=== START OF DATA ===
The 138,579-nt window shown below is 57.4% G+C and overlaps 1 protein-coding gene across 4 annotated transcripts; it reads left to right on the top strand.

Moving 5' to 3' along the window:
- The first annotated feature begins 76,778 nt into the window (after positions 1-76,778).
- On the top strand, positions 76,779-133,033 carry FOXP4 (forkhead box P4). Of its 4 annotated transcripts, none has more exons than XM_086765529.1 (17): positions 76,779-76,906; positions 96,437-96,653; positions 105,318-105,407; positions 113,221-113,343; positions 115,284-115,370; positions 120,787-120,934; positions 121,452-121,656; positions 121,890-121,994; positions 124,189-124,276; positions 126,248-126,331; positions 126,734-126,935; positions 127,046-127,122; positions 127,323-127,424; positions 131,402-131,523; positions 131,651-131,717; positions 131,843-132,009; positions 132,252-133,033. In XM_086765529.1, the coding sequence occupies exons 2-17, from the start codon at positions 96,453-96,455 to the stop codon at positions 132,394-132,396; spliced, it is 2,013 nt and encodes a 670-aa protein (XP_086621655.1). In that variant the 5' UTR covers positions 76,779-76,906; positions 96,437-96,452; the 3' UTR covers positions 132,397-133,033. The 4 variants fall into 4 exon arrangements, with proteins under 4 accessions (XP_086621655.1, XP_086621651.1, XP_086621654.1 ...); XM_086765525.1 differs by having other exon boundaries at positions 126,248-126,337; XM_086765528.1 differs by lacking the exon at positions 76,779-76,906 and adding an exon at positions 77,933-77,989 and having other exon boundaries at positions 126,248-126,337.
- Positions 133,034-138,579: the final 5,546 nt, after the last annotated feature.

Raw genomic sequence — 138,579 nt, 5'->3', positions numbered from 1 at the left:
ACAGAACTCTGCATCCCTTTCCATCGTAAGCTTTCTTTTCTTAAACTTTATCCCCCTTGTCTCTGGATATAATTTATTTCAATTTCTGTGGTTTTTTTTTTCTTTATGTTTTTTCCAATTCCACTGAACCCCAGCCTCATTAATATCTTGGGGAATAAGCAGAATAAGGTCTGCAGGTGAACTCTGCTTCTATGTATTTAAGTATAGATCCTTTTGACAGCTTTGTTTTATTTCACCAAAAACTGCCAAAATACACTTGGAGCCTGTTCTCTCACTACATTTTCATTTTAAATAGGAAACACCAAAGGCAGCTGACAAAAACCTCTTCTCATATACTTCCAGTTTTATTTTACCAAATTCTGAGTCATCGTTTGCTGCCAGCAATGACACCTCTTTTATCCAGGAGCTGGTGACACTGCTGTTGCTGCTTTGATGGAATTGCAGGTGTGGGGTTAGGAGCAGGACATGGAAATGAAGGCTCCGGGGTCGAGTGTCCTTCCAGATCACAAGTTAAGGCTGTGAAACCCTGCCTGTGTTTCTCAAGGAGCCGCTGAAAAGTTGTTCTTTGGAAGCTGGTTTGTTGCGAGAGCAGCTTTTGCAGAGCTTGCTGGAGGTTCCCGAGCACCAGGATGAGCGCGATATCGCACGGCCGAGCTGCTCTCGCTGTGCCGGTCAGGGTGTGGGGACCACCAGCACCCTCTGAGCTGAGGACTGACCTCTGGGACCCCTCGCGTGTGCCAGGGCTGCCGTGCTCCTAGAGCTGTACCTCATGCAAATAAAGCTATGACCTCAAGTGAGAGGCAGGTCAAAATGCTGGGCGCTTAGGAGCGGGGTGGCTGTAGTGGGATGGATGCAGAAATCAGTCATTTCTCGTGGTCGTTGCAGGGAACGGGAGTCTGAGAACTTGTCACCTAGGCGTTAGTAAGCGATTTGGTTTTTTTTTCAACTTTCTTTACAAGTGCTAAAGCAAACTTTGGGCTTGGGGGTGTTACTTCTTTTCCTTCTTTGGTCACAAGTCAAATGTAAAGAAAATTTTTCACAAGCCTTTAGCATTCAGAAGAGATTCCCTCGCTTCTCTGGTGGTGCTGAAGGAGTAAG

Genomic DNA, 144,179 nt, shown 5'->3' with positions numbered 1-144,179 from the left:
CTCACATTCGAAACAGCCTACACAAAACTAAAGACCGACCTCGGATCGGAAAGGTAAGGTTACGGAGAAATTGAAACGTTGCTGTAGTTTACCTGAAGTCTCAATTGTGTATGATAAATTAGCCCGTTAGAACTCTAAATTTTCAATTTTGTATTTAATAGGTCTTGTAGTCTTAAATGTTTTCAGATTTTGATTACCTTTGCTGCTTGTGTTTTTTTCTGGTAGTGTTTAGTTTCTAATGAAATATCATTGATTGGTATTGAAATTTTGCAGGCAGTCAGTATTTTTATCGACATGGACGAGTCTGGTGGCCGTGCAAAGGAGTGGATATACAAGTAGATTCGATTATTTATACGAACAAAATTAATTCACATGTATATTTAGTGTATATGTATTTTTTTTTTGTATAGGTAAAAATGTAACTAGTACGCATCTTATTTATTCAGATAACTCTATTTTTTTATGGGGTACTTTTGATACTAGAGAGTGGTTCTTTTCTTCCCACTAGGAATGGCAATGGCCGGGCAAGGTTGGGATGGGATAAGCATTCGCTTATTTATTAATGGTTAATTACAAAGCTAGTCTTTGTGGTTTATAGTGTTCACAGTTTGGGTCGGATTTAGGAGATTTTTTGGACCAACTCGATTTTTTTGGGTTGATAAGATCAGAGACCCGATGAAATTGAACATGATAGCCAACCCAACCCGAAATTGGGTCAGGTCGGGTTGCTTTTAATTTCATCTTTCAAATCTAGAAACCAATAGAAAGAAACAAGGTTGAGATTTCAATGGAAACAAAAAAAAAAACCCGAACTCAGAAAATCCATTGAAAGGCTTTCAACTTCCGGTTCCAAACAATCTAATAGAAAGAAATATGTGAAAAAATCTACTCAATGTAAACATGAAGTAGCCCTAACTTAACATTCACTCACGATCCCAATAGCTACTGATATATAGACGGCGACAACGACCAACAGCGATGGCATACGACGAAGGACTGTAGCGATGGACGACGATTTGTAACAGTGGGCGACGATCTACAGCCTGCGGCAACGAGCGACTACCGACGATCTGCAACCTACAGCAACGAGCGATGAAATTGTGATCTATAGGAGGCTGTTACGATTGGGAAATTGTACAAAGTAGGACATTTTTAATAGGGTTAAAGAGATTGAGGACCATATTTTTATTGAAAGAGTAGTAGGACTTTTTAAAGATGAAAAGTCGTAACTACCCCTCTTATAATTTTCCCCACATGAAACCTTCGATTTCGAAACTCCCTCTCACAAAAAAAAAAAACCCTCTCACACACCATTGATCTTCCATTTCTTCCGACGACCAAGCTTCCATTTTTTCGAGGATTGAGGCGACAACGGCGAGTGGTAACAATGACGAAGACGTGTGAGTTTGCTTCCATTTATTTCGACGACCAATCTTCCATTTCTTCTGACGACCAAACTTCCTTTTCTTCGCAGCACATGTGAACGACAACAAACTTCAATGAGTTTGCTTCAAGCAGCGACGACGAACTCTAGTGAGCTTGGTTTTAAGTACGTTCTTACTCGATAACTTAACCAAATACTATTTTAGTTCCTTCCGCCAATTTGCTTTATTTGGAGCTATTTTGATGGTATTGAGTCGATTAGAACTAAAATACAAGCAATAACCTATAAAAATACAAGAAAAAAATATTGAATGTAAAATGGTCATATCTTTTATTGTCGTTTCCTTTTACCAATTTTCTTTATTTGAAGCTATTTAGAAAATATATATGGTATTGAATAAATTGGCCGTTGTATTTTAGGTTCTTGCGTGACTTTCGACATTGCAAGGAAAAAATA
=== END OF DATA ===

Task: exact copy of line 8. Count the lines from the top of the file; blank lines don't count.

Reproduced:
Genomic DNA, 144,179 nt, shown 5'->3' with positions numbered 1-144,179 from the left: